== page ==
Practice Privacy Statement
This Practice wants to ensure the highest standard of medical care for our patients. We understand that a General Practice is a trusted community governed by an ethic of privacy and confidentiality. Our practices are consistent with the Medical Council guidelines and the privacy principles of the Data Protection Acts. We see our patients’ consent as being the key factor in dealing with their health information.
This leaflet is about making consent meaningful by advising you of our policies and practices on dealing with your medical information. Managing your information • In order to provide for your care here we need to collect and keep information about you and your health on our records. • We retain your information securely. • We will only ask for and keep information that is necessary. We will attempt to keep it as accurate and up to-date as possible. We will explain the need for any information we ask for if you are not sure why it is needed.
We ask you to inform us about any relevant changes that we should know about. This would include such things as any new treatments or investigations being carried out that we are not aware of. Please also inform us of change of address and phone numbers. All persons in the practice (not already covered by a professional confidentiality code) sign a confidentiality agreement that explicitly makes clear their duties in relation to personal health information and the consequences of breaching that duty.
Access to patient records is regulated to ensure that they are used only to the extent necessary to enable the secretary or manager to perform their tasks for the proper functioning of the practice. In this regard, patients should understand that practice staff may have access to their records for:
- Identifying and printing repeat prescriptions for patients. These are then reviewed and signed by the GP.
- Generating a social welfare certificate for the patient. This is then checked and signed by the GP.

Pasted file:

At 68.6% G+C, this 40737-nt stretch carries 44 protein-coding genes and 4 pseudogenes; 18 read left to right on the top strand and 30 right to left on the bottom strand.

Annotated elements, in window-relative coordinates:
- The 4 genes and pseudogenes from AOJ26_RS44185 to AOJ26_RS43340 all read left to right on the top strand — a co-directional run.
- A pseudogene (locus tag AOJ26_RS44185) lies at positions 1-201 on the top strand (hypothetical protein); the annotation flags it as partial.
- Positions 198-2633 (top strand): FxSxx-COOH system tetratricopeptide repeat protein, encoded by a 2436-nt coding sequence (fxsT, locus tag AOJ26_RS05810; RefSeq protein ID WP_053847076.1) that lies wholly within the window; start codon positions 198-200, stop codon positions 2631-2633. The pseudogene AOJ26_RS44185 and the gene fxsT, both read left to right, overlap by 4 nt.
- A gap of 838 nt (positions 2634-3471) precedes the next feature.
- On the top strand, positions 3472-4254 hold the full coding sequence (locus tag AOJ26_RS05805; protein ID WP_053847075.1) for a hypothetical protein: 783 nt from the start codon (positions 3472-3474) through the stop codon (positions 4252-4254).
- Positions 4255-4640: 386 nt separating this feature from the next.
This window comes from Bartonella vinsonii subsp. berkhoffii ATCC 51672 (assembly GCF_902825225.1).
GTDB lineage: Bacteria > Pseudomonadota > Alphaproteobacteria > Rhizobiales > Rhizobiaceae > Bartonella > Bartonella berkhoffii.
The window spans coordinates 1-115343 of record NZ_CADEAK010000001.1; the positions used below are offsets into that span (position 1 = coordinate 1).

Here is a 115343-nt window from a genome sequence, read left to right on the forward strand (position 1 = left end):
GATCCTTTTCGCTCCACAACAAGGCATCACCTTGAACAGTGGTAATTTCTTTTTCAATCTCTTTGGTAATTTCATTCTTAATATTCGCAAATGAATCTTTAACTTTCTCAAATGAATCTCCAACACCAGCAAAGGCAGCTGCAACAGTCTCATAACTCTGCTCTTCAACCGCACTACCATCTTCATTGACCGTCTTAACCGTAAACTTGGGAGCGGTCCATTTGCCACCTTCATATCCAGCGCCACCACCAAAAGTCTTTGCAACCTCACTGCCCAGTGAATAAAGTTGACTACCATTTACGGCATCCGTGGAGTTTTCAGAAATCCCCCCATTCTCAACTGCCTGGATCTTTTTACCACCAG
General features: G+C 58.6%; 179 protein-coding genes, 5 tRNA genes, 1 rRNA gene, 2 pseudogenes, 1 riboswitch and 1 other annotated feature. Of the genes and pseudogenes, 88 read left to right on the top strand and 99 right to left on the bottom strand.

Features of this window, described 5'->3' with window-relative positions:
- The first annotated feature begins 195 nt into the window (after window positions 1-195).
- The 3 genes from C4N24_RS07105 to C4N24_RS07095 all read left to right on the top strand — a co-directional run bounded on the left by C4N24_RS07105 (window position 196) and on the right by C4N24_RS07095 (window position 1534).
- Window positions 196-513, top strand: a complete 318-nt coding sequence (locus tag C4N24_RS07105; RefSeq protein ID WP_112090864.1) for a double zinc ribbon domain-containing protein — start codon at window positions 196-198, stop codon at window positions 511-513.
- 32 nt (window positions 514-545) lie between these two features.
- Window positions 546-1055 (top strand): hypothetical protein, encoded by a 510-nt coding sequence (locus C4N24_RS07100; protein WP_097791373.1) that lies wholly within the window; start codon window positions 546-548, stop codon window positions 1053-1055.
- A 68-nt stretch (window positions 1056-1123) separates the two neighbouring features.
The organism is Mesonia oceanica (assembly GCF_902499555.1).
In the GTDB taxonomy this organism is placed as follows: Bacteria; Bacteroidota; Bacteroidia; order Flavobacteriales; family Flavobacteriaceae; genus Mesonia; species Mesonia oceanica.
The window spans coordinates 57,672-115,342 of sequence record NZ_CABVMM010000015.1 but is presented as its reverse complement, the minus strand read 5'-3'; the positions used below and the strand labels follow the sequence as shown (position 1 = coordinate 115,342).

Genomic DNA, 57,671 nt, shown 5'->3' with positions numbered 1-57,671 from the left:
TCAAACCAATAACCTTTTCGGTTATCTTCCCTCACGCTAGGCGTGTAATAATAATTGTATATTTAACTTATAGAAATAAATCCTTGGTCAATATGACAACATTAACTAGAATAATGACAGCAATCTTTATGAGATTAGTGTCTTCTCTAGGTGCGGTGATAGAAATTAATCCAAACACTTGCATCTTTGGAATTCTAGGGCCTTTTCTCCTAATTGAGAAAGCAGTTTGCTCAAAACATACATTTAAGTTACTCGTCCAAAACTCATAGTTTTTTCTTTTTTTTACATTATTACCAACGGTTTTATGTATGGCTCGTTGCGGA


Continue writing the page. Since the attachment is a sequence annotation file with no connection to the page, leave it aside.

- Typing referral letters to hospital consultants or allied health professionals such as physiotherapists, occupational therapists, psychologists and dieticians.
- Opening letters from hospitals and consultants. The letters could be appended to a patient’s paper file or scanned into their electronic patient record. ➢ Scanning clinical letters, radiology reports and any other documents not available in electronic format.
- Downloading laboratory results and Out of Hours Coop reports and performing integration of these results into the electronic patient record.
- Photocopying or printing documents for referral to consultants, attending an antenatal clinic or when a patient is changing GP.
- Checking for a patient if a hospital or consultant letter is back or if a laboratory or radiology result is back, in order to schedule a conversation with the GP.
- When a patient makes contact with a practice, checking if they are due for any preventative services, such as vaccination, ante natal visit, contraceptive pill check, cervical smear test, etc.
- Handling, printing, photocopying and postage of medico legal and life assurance reports, and of associated documents. Disclosure of information to other health and social professionals
We may need to pass some of this information to other health and social care professionals in order to provide you with the treatment and services you need. Only the relevant part of your record will be released. These other professionals are also legally bound to treat your information with the same duty of care and confidence that we do. Disclosures Required or Permitted Under Law.